• support for further investigations by the UN Group of Experts;
  • mapping of which armed groups control key mines in eastern Congo;
  • inclusion of information on the negative impact of mineral exploitation and trade on human rights in Congo in the annual human rights reports;
  • GAO review to evaluate adherence and effectiveness of policies
The Senate bill is similar, requiring amongst other things that "companies that are involved in commercial activities involving three minerals (coltan, cassiterite, and wolframite) to disclose the country of origin of the minerals to the Securities and Exchange Commission. If the minerals are from DRC or neighboring countries, companies would have to also disclose the mine of origin."

The main flaw in this legislation, as I have argued before, (I tend to be repetitious) is that it relies on being able to discern what a conflict mineral is. Otherwise the mining companies in the US will just throw their hands up and claim not to know where the minerals are from. This is currently what mining traders in Goma and Bukavu do - they just say: "All we know is that it comes from the interior, we have no idea where it is from." They are often lying, but it is sometimes difficult to prove them wrong - with the UN Group of Experts, we had to retrace the supply chain, sifting through stacks of Congolese documents (which are sometimes unreliable) and get testimony from mining industry insiders.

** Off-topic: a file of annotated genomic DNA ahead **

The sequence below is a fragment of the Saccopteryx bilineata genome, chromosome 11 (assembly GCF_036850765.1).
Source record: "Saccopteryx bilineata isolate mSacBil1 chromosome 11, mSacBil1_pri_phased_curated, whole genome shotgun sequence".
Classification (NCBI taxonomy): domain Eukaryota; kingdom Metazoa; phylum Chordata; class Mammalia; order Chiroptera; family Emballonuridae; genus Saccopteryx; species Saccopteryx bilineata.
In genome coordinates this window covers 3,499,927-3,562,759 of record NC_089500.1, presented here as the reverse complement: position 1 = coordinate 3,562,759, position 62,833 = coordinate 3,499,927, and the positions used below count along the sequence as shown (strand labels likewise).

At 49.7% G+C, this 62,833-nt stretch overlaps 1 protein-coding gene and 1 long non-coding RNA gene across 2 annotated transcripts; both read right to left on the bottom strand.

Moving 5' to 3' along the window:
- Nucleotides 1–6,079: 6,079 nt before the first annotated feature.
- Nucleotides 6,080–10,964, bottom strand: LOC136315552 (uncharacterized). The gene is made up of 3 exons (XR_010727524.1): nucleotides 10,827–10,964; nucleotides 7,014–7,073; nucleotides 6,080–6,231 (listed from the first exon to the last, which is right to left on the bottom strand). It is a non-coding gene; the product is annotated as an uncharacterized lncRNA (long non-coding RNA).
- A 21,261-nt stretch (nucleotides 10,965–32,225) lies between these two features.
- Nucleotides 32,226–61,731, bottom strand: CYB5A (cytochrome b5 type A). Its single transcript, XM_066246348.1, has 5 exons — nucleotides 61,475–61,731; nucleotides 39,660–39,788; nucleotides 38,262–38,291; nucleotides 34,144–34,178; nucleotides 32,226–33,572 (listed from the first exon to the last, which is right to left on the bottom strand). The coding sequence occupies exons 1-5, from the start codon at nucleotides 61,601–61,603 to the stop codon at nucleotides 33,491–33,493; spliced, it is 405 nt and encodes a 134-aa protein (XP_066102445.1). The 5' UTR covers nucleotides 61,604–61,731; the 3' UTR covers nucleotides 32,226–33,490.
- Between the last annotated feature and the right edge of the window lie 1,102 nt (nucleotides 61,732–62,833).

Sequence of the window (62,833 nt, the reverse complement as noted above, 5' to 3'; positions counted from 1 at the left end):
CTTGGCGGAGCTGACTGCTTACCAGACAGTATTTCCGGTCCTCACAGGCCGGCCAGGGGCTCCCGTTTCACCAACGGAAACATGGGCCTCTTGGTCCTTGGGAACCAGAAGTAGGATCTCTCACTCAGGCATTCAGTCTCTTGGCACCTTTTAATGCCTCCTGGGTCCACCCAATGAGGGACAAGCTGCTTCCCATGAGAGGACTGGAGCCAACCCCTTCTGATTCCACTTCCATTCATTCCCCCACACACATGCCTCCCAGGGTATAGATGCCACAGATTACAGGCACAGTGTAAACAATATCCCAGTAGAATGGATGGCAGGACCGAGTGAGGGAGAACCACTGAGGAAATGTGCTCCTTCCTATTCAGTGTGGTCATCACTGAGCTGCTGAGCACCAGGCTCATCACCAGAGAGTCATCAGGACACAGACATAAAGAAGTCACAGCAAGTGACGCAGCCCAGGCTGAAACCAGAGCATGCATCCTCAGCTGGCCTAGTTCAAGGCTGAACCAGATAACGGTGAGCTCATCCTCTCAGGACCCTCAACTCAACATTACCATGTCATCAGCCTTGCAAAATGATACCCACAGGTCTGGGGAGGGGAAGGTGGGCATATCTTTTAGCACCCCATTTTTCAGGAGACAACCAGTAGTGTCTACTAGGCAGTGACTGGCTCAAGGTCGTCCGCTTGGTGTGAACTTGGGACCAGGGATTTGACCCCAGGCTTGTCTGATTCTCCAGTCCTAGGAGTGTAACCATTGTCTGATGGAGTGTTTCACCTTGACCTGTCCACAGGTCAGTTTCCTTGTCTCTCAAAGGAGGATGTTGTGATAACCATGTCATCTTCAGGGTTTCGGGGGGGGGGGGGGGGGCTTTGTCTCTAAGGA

One idea is to start this kind of certification in several pilot projects and then trying to spread out from there. There is currently an effort being launched by MONUC, the International Organization for Migration (IOM) and the Canadian government to establish "centres de negoce" (trading centers) in five places in North and South Kivu (Mubi, Rubaya, Hombo, Baraka and Kamituga) where international officials would support the Congolese government and police to begin inspecting shipments and certifying their origin. Congolese revenue agents would also be present to levy taxes.